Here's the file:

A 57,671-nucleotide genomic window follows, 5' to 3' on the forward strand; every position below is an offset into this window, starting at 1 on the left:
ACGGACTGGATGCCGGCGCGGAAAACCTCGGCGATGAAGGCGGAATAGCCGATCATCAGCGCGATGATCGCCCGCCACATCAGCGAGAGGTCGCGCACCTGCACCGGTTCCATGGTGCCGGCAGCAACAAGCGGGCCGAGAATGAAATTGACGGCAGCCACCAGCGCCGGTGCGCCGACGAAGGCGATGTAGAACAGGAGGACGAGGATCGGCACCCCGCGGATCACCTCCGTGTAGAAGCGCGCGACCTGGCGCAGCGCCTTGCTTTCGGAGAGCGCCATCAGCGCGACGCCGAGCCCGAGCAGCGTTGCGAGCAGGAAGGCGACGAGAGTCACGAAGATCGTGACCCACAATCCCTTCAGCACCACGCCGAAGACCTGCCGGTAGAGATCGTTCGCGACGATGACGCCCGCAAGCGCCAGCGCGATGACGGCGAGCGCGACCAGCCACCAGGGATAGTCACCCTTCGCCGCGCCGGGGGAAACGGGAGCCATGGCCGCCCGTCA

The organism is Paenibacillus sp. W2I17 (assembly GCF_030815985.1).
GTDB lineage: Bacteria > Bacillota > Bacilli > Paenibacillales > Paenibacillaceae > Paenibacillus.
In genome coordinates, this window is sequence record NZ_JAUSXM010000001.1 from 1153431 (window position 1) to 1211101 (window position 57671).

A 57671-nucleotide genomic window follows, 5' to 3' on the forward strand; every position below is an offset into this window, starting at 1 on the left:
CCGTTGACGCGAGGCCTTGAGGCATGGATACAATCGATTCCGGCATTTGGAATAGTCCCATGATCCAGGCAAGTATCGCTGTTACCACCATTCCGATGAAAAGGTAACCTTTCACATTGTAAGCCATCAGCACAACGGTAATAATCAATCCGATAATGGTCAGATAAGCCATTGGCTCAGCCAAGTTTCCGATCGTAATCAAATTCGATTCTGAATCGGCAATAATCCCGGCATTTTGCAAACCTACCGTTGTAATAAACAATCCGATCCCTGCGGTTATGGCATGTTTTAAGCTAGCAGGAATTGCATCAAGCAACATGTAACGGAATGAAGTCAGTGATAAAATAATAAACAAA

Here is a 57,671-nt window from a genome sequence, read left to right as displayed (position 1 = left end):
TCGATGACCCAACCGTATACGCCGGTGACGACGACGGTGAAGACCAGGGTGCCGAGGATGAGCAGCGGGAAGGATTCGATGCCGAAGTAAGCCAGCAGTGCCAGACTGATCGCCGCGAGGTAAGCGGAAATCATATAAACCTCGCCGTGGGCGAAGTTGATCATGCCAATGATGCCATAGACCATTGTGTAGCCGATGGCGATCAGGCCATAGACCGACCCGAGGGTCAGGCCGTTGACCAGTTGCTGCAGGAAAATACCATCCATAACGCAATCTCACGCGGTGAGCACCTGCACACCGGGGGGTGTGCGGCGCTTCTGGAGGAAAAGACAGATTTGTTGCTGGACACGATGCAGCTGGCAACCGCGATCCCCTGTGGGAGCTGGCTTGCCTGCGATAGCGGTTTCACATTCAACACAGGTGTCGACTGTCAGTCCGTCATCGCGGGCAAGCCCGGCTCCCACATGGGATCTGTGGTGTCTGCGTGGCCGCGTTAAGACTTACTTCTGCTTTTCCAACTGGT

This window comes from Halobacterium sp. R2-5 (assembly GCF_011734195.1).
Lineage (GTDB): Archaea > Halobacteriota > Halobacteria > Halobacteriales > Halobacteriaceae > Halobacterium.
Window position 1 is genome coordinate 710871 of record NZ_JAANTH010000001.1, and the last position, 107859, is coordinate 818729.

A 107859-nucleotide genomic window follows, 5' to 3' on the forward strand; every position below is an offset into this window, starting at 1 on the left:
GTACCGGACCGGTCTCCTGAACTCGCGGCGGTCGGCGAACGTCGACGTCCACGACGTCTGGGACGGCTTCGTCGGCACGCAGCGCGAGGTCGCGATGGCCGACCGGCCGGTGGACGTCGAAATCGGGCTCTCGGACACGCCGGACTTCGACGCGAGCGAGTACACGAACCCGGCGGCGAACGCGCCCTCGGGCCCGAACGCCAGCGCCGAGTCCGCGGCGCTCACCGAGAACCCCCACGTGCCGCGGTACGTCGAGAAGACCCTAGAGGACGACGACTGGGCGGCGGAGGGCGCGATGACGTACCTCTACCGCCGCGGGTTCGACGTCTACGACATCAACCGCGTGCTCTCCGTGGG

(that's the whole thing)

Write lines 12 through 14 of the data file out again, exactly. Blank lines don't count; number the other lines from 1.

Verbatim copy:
Window position 1 is genome coordinate 710871 of record NZ_JAANTH010000001.1, and the last position, 107859, is coordinate 818729.

A 107859-nucleotide genomic window follows, 5' to 3' on the forward strand; every position below is an offset into this window, starting at 1 on the left:
GTACCGGACCGGTCTCCTGAACTCGCGGCGGTCGGCGAACGTCGACGTCCACGACGTCTGGGACGGCTTCGTCGGCACGCAGCGCGAGGTCGCGATGGCCGACCGGCCGGTGGACGTCGAAATCGGGCTCTCGGACACGCCGGACTTCGACGCGAGCGAGTACACGAACCCGGCGGCGAACGCGCCCTCGGGCCCGAACGCCAGCGCCGAGTCCGCGGCGCTCACCGAGAACCCCCACGTGCCGCGGTACGTCGAGAAGACCCTAGAGGACGACGACTGGGCGGCGGAGGGCGCGATGACGTACCTCTACCGCCGCGGGTTCGACGTCTACGACATCAACCGCGTGCTCTCCGTGGG